Teddy Roosevelt’s assumptions of white supremacy changed over time. What can that tell us about the United States today?
The bustle of the past few weeks slows today. It is a time of reflection and quieting the spirit. Even the relentless urge to consume begins to re-set as the year comes to a close. We realize that we are more than what we possess or give. Like Mary, we ponder what is yet to come.
We seem to wake up every day to new proofs that Twain was righter than rain.
To parody low income, impoverished people politically, ecclesiastically, theologically or pragmatically is to undermine or downright ignore the almost relentless concern offered them by the purported Good News of Christ’s gospel, especially at the season of Advent.
The Christmas season seems to bring out the worst (or most effective) in manipulative advertisements. These are seductive ways of viewing the world, of thinking of life, and of focusing on me.
A theology that that comforts the child trafficker but not the child, the exploiter but not the exploited, the sexual predator but not the victim, the rapist but not the raped, the con artist but not the conned is harmful to a world full of trafficked children, exploited people, and victims of assault and abuse.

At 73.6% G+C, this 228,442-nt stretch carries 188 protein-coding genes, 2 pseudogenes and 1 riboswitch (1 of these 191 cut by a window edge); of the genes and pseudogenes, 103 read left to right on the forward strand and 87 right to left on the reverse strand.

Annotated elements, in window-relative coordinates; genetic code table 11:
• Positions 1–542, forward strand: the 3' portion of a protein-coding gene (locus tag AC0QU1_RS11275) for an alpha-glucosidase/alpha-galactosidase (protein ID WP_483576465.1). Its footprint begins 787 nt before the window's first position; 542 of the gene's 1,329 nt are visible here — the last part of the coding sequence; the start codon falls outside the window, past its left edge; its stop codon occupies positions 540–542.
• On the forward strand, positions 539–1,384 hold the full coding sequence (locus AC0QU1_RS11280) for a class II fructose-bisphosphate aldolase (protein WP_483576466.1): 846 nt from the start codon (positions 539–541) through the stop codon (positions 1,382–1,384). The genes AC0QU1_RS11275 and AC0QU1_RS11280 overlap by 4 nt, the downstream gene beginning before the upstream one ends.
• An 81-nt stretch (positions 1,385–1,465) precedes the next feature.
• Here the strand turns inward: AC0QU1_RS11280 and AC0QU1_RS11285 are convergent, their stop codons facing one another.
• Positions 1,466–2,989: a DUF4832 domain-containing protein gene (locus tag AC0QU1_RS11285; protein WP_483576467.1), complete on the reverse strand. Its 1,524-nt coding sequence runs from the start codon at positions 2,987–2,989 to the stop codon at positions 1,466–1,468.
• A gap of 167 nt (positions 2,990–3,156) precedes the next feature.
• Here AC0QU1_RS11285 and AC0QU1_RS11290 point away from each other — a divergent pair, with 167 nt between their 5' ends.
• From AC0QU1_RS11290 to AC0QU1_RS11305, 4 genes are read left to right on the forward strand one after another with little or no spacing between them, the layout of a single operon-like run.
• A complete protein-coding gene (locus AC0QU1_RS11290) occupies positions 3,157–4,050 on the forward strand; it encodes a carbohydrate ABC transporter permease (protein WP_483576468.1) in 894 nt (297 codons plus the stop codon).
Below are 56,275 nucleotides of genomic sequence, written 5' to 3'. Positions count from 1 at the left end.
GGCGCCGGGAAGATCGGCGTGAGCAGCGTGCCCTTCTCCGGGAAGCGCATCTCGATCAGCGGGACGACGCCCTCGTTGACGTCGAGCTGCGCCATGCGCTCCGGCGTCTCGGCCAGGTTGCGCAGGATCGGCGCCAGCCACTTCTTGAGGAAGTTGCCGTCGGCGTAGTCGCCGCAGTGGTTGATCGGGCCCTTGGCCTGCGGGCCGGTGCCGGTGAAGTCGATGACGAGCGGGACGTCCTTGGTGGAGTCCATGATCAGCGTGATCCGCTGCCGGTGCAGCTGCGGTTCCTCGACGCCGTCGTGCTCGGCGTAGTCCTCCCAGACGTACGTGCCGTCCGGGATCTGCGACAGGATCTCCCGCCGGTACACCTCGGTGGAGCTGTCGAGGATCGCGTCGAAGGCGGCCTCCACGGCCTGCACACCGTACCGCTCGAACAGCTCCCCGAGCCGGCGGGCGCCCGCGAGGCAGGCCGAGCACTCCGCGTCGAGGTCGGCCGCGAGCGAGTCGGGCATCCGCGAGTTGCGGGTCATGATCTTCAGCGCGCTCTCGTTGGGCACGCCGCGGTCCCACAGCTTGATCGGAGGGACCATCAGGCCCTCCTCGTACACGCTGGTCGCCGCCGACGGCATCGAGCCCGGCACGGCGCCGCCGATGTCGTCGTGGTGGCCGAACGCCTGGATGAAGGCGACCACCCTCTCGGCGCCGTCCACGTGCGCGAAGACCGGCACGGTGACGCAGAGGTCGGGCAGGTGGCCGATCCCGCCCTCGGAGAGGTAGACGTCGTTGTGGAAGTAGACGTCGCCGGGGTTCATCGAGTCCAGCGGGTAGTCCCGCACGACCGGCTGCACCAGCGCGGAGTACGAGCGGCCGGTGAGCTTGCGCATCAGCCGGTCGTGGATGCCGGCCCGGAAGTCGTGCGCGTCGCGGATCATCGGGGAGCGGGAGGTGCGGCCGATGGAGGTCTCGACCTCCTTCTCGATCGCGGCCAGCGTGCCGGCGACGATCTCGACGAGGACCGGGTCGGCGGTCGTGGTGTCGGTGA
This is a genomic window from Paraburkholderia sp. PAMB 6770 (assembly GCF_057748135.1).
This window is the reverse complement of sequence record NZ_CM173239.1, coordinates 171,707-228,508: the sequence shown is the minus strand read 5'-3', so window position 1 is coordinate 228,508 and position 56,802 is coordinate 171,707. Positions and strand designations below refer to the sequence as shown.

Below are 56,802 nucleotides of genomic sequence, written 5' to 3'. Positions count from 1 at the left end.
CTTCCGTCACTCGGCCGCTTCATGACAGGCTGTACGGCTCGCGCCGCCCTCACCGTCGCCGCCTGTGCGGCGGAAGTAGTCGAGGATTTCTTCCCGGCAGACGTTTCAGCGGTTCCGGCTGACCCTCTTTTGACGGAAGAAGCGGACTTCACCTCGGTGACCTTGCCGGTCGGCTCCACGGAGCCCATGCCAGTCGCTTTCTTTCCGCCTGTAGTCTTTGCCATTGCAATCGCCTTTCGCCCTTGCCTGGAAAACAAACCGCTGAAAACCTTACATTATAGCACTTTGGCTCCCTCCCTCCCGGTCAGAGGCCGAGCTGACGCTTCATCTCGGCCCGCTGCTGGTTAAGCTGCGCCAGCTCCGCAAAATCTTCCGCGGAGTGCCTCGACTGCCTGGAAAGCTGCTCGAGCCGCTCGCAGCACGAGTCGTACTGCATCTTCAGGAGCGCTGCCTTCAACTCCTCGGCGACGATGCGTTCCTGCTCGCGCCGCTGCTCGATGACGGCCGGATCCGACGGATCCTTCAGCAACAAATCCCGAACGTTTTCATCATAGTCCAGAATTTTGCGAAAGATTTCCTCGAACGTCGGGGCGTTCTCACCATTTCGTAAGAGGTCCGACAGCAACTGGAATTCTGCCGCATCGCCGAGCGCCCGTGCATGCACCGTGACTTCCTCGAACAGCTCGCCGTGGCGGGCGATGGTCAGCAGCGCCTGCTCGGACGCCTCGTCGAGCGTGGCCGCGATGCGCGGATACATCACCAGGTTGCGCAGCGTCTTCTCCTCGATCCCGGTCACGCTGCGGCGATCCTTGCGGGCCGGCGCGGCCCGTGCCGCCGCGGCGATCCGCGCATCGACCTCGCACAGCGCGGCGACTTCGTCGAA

Allegiance to Jesus’ kind of Kingdom will inevitably cause division with those who have different priorities. Peacemakers get in the way of warmongers. Justice hinders the power-brokers. Mercy impedes revenge.
Whites excluded from the uber rich have more in common with poor and middle-class communities of color than with their wealthier counterparts. But alt-right politicians and pundits succeeded in turning natural allies into mortal enemies.
Religious people have committed terrible acts of violence, but people who feel loved are less likely to hurt others. People who have been taught compassion are less likely to open fire with semi-automatic rifles. Caring for broken people can be scary, but not caring for them can be dangerous, too.
It is OK for followers of Jesus to address incomplete, poor or dangerous ideas as stupid. But it is never OK to decide that a person is of lower worth based on their I.Q.
Rather than presuming to possess the moral high ground, and constantly pointing the finger at those from the other side who are just as bad, or offering forgiveness before taking time to condemn acts of sexual abuse, it’s past time to actually accept the breadth of this problem and do something about it.
As preachers and stories go, we tend to pick them up all over and sometimes forget where we got them. I can’t recall the source, but one of my favorite Christmas stories is about a little church that traditionally had…
The central claim of our faith is: “The Word became flesh and dwelt among us, full of grace and truth; and we beheld his glory, glory as of the only Son from the Father.” Don’t let the poetic familiarity of the language fool you, this is an audacious claim. Christians believe that God looks and loves like Jesus.
Instead of giving up privilege as Christ did, many Evangelicals seek privilege and advantage over others at all costs. Do people who seek their own advantage at every turn — even sacrificing moral authority and prophetic witness for political power — know the meaning of the words, Merry Christmas?